Tunnel 29: The True Story of an Extraordinary Escape Beneath the Berlin Wall

This thrilling nonfiction account (352 pages) was published in August of 2021 by PublicAffairs. The book takes you to Cold War-era Berlin. Melissa read Tunnel 29 and loved it; it wouldn't be on our site if she didn't recommend it.


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Tunnel 29

The True Story of an Extraordinary Escape Beneath the Berlin Wall

Helena Merriman

You’ve surely heard of the Cold War-era tunnels built under the Berlin Wall to help East Germans escape to freedom in the West. But in this gripping nonfiction account, you’ll learn the extraordinary story of a student who got out, then found a way back in to rescue other innocent people.

In 1961, a young man named Joachim Rudolph escaped from East Berlin while the Berlin Wall was being built. In a feat of remarkable timing, he was able to slip across the wall after the concrete had been poured, but before it was topped with barbed wire. Free and safe on the other side, he decided to tunnel back in — from West to East — to help others escape.

Well researched and well told by author Helena Merriman, this story is filled with riveting details that make an almost unbelievable story feel intimate and all too real. A nail-biting page-turner, it reads like a thriller even though we know it ends in triumph. The not-really-a-spoiler-spoiler: Twenty-nine people used Joachim’s tunnel to reach safety.

But before that exhilarating moment, there are terrifying and confounding ones; so many reasons the plan should have failed and so many times when it almost did. There are near-misses with the Stasi, who are always armed and don’t ask questions. There’s an informer who infiltrates a rescue organization and wreaks havoc on their missions. At one point, the tunnel is very close to being completed but floods with water. There are equipment issues and conflicts among the diggers and so many palpable feelings. But each time, Joachim works through the problem and clings to his commitment to helping others escape.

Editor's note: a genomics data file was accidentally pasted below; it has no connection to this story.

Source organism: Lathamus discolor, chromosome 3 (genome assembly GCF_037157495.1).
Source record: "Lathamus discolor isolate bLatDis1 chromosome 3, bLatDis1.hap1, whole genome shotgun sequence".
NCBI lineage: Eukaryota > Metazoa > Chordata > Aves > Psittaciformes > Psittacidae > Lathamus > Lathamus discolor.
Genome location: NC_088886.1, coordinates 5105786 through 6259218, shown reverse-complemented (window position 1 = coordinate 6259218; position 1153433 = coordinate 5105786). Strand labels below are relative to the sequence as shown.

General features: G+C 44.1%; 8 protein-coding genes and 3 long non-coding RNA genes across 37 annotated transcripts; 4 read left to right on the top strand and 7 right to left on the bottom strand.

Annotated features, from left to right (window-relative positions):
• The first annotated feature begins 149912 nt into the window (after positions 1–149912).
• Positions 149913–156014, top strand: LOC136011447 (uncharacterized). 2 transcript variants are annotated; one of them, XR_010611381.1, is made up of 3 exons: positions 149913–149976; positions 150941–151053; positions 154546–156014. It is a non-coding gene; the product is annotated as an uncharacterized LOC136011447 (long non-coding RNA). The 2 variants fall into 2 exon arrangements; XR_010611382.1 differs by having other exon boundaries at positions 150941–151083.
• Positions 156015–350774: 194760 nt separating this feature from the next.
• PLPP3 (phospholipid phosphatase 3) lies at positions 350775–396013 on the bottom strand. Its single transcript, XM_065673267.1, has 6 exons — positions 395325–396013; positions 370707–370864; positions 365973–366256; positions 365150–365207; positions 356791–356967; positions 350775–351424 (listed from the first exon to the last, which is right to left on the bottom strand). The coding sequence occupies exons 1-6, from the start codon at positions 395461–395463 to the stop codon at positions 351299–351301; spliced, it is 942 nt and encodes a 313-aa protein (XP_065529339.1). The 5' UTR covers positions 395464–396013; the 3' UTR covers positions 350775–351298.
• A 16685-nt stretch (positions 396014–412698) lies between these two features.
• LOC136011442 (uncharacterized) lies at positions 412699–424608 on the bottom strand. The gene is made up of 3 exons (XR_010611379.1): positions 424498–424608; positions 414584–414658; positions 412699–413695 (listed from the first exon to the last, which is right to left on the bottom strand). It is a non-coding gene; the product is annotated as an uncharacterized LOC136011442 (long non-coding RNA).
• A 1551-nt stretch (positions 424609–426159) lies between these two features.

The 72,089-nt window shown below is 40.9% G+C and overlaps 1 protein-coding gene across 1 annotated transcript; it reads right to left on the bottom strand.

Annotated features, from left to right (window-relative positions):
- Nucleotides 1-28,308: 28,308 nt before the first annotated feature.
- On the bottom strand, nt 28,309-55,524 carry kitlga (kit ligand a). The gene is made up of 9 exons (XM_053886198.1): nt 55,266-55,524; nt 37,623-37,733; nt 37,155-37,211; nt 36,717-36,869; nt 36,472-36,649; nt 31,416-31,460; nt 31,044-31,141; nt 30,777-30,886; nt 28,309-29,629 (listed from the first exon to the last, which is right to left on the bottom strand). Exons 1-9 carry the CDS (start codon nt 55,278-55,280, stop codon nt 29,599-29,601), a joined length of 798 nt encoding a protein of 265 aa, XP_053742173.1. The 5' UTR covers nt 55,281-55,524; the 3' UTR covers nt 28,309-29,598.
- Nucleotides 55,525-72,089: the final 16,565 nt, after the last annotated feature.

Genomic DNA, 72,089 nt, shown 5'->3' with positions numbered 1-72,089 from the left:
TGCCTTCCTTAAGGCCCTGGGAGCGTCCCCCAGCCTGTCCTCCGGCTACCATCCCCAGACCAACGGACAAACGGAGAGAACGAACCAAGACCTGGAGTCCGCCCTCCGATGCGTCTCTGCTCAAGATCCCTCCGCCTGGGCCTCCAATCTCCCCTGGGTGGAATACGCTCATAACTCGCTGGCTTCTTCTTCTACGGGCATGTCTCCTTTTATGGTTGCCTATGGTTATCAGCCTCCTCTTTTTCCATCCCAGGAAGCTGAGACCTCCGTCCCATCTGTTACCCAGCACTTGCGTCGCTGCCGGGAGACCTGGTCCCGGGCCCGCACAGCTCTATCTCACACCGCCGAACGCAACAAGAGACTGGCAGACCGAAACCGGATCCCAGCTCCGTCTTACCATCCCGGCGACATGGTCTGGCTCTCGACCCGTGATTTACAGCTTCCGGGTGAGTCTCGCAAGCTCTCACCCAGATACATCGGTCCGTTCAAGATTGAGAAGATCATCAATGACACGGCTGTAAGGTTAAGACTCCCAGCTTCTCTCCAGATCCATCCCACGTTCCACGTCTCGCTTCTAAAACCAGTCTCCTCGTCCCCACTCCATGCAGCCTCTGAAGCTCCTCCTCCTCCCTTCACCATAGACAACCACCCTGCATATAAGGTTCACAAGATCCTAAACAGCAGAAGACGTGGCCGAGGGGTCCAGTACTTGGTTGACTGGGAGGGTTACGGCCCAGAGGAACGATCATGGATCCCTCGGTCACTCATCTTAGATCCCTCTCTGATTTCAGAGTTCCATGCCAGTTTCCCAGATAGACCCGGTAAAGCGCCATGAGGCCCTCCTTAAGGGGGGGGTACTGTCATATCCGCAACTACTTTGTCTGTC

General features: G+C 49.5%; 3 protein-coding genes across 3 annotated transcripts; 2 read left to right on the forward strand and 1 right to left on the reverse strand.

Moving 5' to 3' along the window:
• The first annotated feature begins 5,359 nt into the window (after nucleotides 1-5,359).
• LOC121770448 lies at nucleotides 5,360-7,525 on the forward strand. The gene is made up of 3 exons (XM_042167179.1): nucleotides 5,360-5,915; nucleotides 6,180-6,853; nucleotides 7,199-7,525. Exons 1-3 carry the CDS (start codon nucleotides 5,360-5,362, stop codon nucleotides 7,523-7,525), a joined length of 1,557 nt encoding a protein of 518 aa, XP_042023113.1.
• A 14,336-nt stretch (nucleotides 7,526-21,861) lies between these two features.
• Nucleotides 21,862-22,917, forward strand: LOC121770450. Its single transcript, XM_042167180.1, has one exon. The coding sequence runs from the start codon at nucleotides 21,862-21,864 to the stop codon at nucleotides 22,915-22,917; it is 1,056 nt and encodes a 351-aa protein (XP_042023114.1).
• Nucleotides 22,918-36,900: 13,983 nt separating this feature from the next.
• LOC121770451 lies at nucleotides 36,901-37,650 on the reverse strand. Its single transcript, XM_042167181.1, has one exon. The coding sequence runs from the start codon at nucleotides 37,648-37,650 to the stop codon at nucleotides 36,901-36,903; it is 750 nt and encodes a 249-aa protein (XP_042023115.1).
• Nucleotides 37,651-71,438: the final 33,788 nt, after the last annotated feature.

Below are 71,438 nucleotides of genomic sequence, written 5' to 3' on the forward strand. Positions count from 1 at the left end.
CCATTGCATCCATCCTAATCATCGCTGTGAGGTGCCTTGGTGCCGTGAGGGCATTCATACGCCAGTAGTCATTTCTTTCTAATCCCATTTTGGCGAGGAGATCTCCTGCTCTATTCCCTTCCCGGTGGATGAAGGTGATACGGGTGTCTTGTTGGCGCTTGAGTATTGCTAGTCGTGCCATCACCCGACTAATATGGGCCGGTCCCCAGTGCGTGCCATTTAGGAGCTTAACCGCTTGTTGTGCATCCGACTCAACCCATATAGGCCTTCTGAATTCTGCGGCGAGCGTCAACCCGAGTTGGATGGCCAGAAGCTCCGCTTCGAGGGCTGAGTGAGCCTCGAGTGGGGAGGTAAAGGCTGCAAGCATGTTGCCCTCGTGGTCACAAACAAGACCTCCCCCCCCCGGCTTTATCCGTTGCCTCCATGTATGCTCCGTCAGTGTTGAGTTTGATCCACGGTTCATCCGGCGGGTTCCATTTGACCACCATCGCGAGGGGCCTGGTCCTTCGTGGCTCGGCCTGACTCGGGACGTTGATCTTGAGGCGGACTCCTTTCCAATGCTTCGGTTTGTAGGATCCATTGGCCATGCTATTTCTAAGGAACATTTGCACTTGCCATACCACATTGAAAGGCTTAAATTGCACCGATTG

When the team of diggers — well-intentioned students, mostly — finally succeed and move 29 people through the tunnel to safety, it’s a massive relief, but it’s also a bit somber. It was so hard on diggers and escapees alike. So much was lost. And, of course, we know that the Berlin Wall continued to divide people for almost 30 years more.

Should you want the full multimedia treatment, this book is based on a wildly popular 2019 podcast that’s been downloaded 5 million times. You can also watch The Tunnel, a black-and-white documentary filmed by NBC in 1962 while the dig was going on. Haunting and electric, it captures the moment when those 29 escapees exited the tunnel into a basement in West Berlin.

It’s dusk in East Berlin. The streets are covered in streamers and pastel splodges of ice cream after the annual children’s fair. High on sugar, children have been allowed to stay out late, and they crane their necks to the sky, watching fireworks… In the People’s Army headquarters, the country’s most senior military commanders are gorging on a luxurious buffet. It’s all the food you can’t usually get in East Germany – sausage, veal, smoked salmon, caviar. The commanders have no idea what’s brought this on… All they’ve heard is that there’s a secret operation happening that night.

At 8 p.m. exactly, the commanders open sealed envelopes and read detailed instructions, setting out what must happen every hour of the night ahead.

Meanwhile, the mastermind of all this, Walter Ulbricht, is hosting a garden party. It’s out of character – he’s serious, terrible at small talk and doesn’t have friends, but here he is, surrounded by his ministers in his woodland retreat… After supper, at around 10 p.m., as hundreds of tanks and armoured personnel carriers rumble towards East Berlin, ready to catch anyone who might escape, Walter Ulbricht directs his guests into a room, and that’s when he tells them: He’s about to close the border between East and West Berlin. If anyone wanted to stop him, warn friends or even escape, it’s too late. — Helena Merriman

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Would you rather... lean on a bookcase, then feel it swivel you into a previously unknown secret room — or pry open a small hidden door, grab a brass candelabra, and step into a secret passage to who knows where?
Would you rather... lean on a bookcase, then feel it swivel you into a previously unknown secret room — or pry open a small hidden door, grab a brass candelabra, and step into a secret passage to who knows where?

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